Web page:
Discussion Guide: The Secret History of the American Empire

NOTE: We recognize that reading is a personal experience, and we hope that the author interview and questions below will provide a springboard to provoke a lively discussion.

The issues that John Perkins tackles in his new book, The Secret History of the American Empire, are both broader and more challenging than those described in his first bestseller, Confessions of an Economic Hit Man. Perkins makes an appeal for personal action by everyone who reads his book.

Perkins begins by explaining his motives for writing his first book and the reception it has enjoyed. He describes a book signing for Confessions in a Washington, D.C., bookstore, when two employees of the World Bank brought their sons to meet him and confessed that they often took part, incognito, in protests against the bank's policies. One of the bank's employees said to Perkins, "We need more whistle-blowers like you." The other advised him to write another book exposing the evil actions of the corporatocracy, and added, "And also give us hope. Offer our sons alternatives. Map out a way for them to do a better job."

Perkins describes the seven characteristics of empires, and posits that the corporatocracy, which he defines as the individuals who control our businesses, governments, and media, are in fact an empire bent on exploiting the rest of the world for its own gains. He then details experiences he and other economic hit men and jackals (hired assassins) have had in four regions of the world—Asia, Latin America, the Middle East, and Africa—which he maintains demonstrate in no uncertain terms the greed and ruthlessness the corporatocracy practices in protecting its selfish interests, often at the expense of the citizens of those regions and the environment at large.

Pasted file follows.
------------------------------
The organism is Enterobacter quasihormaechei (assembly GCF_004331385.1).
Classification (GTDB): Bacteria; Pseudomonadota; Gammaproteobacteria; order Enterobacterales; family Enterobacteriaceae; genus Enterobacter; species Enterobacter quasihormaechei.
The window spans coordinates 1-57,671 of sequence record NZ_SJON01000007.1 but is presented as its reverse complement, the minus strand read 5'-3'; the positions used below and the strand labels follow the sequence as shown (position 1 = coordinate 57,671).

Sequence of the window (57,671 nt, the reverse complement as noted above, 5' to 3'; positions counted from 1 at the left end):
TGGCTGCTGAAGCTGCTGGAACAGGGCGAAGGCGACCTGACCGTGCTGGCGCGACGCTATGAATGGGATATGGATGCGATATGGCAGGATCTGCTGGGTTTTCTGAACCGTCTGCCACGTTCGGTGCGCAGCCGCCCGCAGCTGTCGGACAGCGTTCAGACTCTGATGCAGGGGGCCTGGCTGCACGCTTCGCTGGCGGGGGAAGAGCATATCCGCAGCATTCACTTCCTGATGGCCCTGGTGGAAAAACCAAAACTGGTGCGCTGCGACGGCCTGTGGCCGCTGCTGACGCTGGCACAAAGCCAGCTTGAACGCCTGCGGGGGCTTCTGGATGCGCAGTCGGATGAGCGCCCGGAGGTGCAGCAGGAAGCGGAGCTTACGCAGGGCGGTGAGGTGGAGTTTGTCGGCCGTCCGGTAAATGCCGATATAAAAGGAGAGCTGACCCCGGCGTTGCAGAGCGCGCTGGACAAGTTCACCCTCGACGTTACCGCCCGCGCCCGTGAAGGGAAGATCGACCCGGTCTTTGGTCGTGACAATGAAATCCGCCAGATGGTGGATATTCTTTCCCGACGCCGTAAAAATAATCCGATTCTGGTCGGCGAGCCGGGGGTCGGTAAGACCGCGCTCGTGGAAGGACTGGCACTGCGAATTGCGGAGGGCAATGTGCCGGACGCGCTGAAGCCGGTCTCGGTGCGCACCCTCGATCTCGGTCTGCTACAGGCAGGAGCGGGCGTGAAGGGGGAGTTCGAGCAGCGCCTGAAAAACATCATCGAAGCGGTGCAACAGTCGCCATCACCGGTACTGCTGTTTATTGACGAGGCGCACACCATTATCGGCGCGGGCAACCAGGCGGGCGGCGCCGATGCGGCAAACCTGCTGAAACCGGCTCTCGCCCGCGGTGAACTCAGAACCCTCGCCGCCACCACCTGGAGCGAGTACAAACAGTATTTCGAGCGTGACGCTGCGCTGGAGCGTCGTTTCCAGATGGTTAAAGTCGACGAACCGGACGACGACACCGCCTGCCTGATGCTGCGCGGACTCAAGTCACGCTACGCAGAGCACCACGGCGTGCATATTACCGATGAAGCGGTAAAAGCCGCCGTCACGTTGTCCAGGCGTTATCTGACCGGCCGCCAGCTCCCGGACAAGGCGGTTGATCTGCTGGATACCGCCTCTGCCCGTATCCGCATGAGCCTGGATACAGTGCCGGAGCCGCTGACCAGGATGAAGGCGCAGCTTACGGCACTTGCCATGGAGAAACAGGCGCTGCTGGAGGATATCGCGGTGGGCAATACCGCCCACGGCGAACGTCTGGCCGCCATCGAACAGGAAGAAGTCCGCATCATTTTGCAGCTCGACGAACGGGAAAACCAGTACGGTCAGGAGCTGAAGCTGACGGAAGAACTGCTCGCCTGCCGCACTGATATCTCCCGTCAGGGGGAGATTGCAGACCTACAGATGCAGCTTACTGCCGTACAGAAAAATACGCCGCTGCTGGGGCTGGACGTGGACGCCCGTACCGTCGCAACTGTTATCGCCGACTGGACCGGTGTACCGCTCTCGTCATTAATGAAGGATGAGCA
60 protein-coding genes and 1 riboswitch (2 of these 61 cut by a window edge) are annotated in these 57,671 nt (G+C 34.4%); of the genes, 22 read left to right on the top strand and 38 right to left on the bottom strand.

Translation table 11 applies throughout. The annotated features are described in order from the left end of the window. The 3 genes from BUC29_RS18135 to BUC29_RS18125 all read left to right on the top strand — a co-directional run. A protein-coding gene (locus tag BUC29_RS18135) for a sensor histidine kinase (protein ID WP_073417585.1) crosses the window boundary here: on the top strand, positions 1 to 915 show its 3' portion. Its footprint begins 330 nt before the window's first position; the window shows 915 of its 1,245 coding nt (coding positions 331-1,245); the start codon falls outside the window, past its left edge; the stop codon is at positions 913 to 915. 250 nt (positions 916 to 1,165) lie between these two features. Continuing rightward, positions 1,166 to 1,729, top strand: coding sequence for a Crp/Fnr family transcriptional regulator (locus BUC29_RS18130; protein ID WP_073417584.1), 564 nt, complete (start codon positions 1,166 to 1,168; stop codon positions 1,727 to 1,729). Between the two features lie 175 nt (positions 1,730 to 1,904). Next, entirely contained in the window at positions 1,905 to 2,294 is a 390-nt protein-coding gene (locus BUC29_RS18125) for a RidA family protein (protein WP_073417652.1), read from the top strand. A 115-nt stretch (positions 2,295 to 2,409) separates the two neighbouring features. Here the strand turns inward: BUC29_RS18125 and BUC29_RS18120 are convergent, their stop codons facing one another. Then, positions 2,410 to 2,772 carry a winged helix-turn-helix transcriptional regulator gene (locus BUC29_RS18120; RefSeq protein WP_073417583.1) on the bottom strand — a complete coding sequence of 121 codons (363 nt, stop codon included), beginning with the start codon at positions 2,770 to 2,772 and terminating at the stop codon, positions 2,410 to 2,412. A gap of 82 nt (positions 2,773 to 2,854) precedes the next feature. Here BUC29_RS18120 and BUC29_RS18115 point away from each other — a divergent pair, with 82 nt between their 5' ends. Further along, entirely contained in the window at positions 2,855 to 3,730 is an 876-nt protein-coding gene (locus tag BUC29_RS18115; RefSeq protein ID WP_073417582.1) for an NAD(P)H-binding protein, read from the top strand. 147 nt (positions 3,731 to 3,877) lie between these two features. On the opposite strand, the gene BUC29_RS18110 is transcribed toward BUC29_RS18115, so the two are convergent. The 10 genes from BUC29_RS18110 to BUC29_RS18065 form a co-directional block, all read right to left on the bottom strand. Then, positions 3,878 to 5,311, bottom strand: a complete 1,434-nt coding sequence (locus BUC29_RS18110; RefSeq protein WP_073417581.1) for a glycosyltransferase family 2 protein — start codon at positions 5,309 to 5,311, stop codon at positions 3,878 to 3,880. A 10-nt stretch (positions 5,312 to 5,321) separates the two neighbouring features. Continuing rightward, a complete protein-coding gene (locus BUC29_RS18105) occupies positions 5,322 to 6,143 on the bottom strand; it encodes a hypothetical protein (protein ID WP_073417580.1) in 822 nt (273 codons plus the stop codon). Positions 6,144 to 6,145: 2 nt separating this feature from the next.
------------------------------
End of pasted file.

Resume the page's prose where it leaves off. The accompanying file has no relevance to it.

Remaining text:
Despite the genuinely horrifying nature of many of the events Perkins describes, he remains optimistic about the possibility that conscientious individuals can help stop the corporatocracy's domination of other cultures and its disregard of the planet's environmental future. He explores how nongovernment organizations and nonprofit organizations worldwide are countering the actions of the corporatocracy, and provides a list of specific actions that individuals can take to thwart the corporatocracy and achieve a sustainable and peaceful world for all its citizens.


John Perkins is founder and president of the Dream Change Coalition, which works closely with Amazonian and other indigenous people to help preserve their environments and cultures. From 1971 to 1981 he worked for the international consulting firm of Chas.T. Main, where he became chief economist and director of economics and regional planning. Perkins has lectured and taught at universities and learning centers on four continents and is a regular lecturer for the Omega Center.

  • Do you agree with Perkins' statement that the corporatocracy is in fact an empire? If so, why? If not, why not?
  • Perkins' characterization of Hugo Chavez, president of Venezuela, is markedly different from the way he has been depicted in the mainstream media. How do you account for these differences? Which, if either, characterization do you find more plausible? Why?